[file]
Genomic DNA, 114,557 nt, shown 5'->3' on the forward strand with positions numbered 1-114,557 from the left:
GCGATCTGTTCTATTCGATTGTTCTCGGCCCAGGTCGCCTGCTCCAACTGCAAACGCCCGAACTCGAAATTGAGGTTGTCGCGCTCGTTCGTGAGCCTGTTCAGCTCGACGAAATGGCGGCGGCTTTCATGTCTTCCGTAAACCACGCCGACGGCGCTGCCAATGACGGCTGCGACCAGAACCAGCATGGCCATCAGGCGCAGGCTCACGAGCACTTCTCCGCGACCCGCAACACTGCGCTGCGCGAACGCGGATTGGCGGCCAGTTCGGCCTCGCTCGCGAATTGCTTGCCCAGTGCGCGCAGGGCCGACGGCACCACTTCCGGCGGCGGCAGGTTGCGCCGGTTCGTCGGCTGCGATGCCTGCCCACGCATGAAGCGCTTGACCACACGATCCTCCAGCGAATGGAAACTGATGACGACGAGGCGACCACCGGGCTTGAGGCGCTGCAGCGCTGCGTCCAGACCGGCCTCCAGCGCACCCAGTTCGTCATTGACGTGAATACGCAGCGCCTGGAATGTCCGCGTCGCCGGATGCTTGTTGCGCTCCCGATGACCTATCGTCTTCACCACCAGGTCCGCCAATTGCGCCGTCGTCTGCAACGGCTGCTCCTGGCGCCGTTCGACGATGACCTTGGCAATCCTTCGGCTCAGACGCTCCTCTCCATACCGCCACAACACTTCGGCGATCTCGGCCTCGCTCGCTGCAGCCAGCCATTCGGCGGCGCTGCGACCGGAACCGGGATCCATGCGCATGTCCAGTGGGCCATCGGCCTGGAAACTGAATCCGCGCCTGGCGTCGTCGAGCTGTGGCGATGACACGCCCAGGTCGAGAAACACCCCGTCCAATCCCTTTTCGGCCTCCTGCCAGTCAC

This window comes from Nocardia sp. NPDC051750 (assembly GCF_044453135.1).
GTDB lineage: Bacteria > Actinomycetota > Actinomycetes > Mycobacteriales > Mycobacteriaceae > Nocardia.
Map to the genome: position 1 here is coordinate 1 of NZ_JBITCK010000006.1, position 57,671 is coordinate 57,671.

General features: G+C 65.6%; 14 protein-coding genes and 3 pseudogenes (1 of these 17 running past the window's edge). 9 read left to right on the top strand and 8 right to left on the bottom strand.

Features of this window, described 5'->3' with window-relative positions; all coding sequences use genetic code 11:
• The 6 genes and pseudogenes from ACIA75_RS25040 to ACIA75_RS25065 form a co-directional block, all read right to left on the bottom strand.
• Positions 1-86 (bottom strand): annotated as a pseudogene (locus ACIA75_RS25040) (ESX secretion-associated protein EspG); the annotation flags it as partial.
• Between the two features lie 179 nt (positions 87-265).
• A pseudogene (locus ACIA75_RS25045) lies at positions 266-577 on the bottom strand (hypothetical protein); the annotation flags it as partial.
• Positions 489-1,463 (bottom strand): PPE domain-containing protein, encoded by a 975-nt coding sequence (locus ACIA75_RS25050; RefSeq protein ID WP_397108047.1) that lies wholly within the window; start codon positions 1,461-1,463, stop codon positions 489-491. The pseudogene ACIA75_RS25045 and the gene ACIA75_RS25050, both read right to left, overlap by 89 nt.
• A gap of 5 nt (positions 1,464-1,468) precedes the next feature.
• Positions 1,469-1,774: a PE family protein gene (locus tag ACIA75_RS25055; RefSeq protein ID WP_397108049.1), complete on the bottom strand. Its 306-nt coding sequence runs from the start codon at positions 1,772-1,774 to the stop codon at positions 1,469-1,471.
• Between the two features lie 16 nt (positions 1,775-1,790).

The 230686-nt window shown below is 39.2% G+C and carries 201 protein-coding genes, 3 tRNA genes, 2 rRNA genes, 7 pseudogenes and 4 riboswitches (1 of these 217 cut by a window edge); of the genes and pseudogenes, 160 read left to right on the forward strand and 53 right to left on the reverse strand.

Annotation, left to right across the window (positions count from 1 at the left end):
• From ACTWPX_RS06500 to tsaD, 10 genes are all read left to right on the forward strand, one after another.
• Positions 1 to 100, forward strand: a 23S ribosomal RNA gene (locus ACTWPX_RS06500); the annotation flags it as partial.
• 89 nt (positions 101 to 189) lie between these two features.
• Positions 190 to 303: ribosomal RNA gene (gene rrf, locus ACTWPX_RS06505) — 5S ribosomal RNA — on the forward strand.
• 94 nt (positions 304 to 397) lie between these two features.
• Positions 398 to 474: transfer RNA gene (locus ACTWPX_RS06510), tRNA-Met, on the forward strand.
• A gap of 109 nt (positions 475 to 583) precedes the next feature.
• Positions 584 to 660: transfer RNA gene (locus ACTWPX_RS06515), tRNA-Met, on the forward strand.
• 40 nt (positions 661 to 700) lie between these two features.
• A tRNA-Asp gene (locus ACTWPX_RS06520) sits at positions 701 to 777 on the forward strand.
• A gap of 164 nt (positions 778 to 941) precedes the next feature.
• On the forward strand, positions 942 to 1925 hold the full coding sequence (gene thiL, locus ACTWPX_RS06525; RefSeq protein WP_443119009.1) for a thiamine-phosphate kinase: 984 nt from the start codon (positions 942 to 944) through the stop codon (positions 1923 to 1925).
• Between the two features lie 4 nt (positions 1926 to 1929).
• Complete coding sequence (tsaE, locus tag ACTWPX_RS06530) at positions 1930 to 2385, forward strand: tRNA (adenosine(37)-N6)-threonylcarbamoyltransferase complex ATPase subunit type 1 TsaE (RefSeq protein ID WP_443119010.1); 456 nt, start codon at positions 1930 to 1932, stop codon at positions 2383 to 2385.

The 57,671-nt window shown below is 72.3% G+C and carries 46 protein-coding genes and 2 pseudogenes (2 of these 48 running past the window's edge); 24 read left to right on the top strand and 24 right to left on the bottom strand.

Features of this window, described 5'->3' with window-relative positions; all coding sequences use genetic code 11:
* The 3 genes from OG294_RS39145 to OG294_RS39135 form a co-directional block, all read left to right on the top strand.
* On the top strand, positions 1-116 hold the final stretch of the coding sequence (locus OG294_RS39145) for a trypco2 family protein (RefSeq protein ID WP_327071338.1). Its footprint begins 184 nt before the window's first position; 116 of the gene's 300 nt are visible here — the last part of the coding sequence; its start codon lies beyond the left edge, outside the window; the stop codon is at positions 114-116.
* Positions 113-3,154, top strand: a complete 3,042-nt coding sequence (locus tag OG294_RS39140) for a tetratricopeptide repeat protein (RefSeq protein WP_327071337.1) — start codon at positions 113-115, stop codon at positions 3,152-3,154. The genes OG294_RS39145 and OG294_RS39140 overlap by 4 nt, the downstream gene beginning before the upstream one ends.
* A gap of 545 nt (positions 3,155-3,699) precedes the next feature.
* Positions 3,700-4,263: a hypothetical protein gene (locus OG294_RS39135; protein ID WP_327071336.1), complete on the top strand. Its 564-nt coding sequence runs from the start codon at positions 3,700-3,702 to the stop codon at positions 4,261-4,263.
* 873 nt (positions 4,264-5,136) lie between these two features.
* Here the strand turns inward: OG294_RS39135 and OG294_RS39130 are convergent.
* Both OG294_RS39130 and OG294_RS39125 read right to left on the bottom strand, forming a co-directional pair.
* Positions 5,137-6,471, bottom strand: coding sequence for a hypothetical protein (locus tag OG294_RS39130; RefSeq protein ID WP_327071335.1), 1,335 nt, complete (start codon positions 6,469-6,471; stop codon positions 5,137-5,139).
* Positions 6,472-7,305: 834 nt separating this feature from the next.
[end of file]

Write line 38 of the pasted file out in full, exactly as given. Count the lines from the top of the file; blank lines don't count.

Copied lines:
* Positions 3,700-4,263: a hypothetical protein gene (locus OG294_RS39135; protein ID WP_327071336.1), complete on the top strand. Its 564-nt coding sequence runs from the start codon at positions 3,700-3,702 to the stop codon at positions 4,261-4,263.